With environmental variability and change come new health challenges, from temperature-related sickness to vector- and water-borne diseases and impacts from air pollution. In response, scholars at the UA are addressing these threats with an increasingly diverse array of interdisciplinary projects. Rapidly expanding research and outreach programs, focusing particularly on the arid Southwest and the U.S.-Mexico border region, are exploring important health issues such as the fate and toxicity of man-made chemicals; the presence of microbial pathogens that are introduced into the environment by humans and are threatening food safety; diseases carried by insects and other vectors; and the far-ranging collection of health-related effects associated with climate variability and change.
Climate change has profound effects on the habitat for disease vectors, such as insects, and soil and airborne microbes and irritants. A critical aspect of research at the University of Arizona is assessing changes in both climate and the lengths of insect breeding seasons, which are strongly affected by temperature and precipitation, to better understand adaptation to climate change in the public health sector. UA research is also examining the links between climate change and variability and infectious disease transmission through epidemiological and biostatistical studies and is assessing the capacity of public institutions to adapt to threats of emerging diseases.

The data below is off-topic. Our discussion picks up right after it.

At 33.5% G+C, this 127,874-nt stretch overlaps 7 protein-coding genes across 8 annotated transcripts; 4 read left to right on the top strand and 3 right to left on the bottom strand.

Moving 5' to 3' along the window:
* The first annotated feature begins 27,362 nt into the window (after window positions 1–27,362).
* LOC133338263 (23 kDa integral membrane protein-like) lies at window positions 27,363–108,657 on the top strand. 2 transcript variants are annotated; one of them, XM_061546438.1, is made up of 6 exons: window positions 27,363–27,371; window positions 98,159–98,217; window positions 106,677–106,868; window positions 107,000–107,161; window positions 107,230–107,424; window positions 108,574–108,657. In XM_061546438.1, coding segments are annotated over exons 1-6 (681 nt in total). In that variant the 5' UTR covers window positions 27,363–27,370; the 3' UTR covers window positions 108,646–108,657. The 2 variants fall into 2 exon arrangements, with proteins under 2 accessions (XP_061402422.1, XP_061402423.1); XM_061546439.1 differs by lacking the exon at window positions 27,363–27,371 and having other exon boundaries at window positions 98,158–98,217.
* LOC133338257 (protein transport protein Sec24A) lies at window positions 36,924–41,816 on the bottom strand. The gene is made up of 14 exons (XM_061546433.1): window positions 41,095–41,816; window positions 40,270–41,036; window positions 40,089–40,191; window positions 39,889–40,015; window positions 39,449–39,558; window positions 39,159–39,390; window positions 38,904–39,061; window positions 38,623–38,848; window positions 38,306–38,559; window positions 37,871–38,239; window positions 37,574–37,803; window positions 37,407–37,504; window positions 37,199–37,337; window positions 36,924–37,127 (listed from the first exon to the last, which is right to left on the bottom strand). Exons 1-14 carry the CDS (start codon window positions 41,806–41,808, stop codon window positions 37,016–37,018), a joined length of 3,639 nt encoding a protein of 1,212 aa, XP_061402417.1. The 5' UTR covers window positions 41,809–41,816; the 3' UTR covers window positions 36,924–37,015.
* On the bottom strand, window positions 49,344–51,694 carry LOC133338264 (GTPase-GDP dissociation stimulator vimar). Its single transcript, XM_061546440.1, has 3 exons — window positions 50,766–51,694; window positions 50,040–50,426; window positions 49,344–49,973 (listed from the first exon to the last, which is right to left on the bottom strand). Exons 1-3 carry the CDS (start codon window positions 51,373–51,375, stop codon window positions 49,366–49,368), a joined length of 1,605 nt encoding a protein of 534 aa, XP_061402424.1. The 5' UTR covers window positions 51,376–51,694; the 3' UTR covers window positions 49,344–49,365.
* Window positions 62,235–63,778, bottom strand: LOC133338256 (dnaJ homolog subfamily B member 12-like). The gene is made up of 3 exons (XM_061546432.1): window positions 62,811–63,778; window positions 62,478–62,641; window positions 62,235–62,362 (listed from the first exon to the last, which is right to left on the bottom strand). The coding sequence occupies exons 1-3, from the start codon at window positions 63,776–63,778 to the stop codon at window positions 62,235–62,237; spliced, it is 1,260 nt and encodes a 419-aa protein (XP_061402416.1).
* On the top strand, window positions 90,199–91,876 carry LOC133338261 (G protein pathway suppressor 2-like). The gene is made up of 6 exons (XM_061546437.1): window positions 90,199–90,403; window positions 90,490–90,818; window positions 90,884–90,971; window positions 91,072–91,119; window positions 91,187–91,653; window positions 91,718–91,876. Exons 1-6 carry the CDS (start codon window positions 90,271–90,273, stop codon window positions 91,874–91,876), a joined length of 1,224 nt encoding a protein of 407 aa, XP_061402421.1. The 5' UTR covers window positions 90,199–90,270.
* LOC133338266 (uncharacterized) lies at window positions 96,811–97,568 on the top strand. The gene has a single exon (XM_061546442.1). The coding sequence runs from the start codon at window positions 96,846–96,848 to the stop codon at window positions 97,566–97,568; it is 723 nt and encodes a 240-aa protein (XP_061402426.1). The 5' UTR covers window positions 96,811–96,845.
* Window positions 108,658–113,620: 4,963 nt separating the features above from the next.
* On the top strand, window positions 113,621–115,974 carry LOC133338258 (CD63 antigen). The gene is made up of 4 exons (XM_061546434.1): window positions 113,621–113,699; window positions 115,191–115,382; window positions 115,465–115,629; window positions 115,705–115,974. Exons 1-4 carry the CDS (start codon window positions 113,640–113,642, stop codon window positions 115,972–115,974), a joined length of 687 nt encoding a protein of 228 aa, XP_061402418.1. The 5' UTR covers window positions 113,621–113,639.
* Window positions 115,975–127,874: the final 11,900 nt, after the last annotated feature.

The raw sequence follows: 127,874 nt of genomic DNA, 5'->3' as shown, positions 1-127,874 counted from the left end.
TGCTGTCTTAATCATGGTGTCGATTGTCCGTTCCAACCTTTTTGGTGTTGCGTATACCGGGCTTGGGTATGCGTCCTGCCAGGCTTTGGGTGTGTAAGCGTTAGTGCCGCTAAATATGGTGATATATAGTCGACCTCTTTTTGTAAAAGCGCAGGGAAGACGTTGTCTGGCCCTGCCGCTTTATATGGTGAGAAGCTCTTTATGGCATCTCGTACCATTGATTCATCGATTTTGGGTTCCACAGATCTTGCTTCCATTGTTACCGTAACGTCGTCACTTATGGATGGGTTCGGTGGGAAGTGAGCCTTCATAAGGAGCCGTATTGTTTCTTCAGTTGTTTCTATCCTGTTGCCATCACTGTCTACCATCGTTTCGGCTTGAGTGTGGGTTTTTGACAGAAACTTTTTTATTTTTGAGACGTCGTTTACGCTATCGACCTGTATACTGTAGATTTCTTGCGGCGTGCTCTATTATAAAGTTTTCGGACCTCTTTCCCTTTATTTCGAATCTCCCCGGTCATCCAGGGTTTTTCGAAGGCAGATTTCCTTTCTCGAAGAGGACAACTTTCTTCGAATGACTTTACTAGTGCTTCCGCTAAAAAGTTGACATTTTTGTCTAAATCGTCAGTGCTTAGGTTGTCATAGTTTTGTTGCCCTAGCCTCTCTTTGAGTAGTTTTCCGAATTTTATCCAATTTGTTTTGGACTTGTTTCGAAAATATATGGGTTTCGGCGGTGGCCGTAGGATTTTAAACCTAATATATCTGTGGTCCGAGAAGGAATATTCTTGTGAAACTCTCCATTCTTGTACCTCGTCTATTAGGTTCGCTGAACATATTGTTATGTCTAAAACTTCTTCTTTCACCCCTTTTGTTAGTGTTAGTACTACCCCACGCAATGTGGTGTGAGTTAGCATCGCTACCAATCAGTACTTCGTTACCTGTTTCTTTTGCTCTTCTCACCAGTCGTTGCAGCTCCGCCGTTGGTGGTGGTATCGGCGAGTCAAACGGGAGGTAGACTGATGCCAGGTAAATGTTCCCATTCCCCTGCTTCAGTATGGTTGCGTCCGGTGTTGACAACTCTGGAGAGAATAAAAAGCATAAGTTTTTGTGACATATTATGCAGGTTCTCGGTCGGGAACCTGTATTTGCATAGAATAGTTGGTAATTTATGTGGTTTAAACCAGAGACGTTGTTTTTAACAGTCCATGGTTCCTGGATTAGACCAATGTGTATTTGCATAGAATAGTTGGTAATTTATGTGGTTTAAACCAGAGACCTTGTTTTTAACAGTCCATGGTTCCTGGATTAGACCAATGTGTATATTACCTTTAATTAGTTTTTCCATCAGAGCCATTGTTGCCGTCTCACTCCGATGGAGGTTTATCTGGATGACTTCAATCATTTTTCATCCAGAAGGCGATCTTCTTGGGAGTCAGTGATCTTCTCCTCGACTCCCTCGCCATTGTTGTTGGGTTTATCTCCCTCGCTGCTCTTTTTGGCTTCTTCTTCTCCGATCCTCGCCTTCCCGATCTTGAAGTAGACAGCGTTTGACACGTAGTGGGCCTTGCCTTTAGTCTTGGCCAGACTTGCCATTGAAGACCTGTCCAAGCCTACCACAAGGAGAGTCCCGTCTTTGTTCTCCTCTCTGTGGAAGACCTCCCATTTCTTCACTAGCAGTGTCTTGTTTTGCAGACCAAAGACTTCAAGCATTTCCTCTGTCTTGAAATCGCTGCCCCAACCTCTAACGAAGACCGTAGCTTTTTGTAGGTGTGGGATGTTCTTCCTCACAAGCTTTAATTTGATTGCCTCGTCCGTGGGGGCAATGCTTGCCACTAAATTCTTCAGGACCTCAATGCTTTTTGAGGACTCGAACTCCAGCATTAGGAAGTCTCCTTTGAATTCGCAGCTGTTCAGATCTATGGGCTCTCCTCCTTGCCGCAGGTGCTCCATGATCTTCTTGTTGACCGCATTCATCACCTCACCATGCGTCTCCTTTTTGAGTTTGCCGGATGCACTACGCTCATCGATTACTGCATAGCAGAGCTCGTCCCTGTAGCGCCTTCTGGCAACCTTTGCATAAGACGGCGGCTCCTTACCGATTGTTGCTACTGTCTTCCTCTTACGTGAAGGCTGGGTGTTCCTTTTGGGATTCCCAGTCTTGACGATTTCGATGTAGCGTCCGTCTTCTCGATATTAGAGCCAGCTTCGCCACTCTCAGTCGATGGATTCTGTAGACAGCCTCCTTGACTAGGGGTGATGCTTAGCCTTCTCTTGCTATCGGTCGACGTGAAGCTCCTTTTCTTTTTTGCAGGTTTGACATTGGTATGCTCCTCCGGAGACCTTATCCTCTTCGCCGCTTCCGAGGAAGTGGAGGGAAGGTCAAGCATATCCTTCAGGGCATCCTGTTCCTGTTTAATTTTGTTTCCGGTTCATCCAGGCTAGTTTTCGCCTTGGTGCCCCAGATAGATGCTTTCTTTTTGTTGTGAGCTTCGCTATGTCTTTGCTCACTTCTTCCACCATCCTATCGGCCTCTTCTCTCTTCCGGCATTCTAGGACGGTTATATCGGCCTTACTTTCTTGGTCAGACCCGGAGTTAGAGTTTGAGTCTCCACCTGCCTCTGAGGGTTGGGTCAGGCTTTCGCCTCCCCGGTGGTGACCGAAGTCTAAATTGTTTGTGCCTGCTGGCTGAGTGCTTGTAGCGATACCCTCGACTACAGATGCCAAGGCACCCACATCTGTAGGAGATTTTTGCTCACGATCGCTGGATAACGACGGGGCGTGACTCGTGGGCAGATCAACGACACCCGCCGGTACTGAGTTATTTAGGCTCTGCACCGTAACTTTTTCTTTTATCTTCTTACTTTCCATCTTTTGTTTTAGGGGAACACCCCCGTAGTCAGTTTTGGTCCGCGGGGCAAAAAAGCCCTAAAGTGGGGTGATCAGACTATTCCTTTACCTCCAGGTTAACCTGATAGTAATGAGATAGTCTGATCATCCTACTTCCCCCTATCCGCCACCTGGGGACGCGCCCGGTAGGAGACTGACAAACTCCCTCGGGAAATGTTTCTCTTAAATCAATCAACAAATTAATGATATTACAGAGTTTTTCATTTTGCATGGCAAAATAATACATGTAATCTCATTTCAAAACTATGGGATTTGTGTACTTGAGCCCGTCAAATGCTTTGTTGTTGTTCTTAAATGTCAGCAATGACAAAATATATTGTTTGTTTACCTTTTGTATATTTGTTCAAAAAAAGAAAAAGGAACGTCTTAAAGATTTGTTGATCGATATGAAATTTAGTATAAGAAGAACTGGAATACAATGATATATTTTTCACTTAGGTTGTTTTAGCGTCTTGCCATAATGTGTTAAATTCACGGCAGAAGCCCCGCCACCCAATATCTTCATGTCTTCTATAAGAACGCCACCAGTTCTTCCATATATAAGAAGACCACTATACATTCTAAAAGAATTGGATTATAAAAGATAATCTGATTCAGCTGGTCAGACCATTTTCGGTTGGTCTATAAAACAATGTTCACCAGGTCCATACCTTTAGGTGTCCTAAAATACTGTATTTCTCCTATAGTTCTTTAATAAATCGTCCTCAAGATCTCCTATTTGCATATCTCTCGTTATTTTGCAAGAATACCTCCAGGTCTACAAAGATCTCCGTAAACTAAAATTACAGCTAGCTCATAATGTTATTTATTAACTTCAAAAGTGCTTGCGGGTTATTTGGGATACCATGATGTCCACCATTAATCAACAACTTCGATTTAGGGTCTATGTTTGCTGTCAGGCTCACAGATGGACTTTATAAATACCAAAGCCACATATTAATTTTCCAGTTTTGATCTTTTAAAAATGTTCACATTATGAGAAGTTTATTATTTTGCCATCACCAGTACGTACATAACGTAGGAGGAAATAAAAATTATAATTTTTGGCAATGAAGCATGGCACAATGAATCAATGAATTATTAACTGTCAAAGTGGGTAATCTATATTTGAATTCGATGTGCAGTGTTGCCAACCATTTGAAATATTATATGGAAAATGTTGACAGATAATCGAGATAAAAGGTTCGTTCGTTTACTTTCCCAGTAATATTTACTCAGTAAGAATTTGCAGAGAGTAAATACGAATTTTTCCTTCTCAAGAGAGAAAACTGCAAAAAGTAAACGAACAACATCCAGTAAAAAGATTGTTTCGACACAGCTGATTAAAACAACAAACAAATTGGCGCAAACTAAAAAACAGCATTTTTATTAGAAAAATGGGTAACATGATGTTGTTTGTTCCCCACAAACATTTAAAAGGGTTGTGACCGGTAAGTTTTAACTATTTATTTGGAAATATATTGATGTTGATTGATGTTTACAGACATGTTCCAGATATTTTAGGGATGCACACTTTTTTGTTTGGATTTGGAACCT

Some strategies for adaptation developed by UA researchers include mechanisms for effective public health education campaigns and the use of medical technology and improved communication to rural regions. Through community-based partnerships in pharmacology and toxicology, UA research explores connections on both sides of the U.S.-Mexico border between a changing climate and methods used to control the spread of contaminants, while building the capacity to address complex issues of health, education, communication, governance, and policy.